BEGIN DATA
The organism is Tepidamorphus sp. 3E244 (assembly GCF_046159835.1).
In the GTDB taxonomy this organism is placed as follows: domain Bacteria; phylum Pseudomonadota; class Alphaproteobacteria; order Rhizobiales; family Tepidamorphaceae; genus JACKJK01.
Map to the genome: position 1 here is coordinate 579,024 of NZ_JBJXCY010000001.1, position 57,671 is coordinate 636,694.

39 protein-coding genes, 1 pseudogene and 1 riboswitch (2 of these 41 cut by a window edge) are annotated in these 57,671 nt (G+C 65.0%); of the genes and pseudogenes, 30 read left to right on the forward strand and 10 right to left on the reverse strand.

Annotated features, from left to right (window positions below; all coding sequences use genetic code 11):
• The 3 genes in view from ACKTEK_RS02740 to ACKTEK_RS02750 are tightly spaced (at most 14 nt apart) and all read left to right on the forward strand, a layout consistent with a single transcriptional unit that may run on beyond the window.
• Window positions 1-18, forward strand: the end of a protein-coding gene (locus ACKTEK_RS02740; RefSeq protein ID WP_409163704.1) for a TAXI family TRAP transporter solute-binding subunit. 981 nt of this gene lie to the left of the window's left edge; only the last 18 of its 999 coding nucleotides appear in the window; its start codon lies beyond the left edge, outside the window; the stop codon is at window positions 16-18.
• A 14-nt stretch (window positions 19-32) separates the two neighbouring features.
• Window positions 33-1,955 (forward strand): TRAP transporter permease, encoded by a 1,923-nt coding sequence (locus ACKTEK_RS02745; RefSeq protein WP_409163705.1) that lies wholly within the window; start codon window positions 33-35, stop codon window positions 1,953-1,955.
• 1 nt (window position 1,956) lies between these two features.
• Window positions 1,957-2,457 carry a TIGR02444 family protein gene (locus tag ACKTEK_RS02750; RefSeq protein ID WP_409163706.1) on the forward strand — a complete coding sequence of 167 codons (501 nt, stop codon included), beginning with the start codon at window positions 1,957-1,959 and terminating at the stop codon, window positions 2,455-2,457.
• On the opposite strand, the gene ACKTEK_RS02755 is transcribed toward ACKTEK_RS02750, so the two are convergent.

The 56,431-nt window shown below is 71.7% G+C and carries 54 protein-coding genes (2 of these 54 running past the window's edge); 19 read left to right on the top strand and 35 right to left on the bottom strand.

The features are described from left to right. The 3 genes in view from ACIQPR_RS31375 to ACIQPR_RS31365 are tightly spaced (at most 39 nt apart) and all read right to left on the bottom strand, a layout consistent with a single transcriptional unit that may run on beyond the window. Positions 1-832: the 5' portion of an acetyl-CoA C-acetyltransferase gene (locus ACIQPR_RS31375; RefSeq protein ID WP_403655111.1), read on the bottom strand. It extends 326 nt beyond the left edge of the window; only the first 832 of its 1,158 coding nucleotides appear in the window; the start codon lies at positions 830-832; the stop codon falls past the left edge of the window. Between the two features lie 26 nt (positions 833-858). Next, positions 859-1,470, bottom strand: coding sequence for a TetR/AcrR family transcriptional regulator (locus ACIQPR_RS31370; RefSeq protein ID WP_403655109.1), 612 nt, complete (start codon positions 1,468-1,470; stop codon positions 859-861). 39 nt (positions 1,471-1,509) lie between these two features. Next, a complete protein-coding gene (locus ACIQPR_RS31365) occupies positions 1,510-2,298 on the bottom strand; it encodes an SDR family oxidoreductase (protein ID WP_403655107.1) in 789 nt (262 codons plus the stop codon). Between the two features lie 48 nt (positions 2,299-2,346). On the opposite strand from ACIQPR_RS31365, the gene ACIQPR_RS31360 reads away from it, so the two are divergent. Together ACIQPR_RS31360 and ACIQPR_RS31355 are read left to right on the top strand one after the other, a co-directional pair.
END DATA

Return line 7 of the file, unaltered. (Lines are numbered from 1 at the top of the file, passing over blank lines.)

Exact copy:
• Window positions 1-18, forward strand: the end of a protein-coding gene (locus ACKTEK_RS02740; RefSeq protein ID WP_409163704.1) for a TAXI family TRAP transporter solute-binding subunit. 981 nt of this gene lie to the left of the window's left edge; only the last 18 of its 999 coding nucleotides appear in the window; its start codon lies beyond the left edge, outside the window; the stop codon is at window positions 16-18.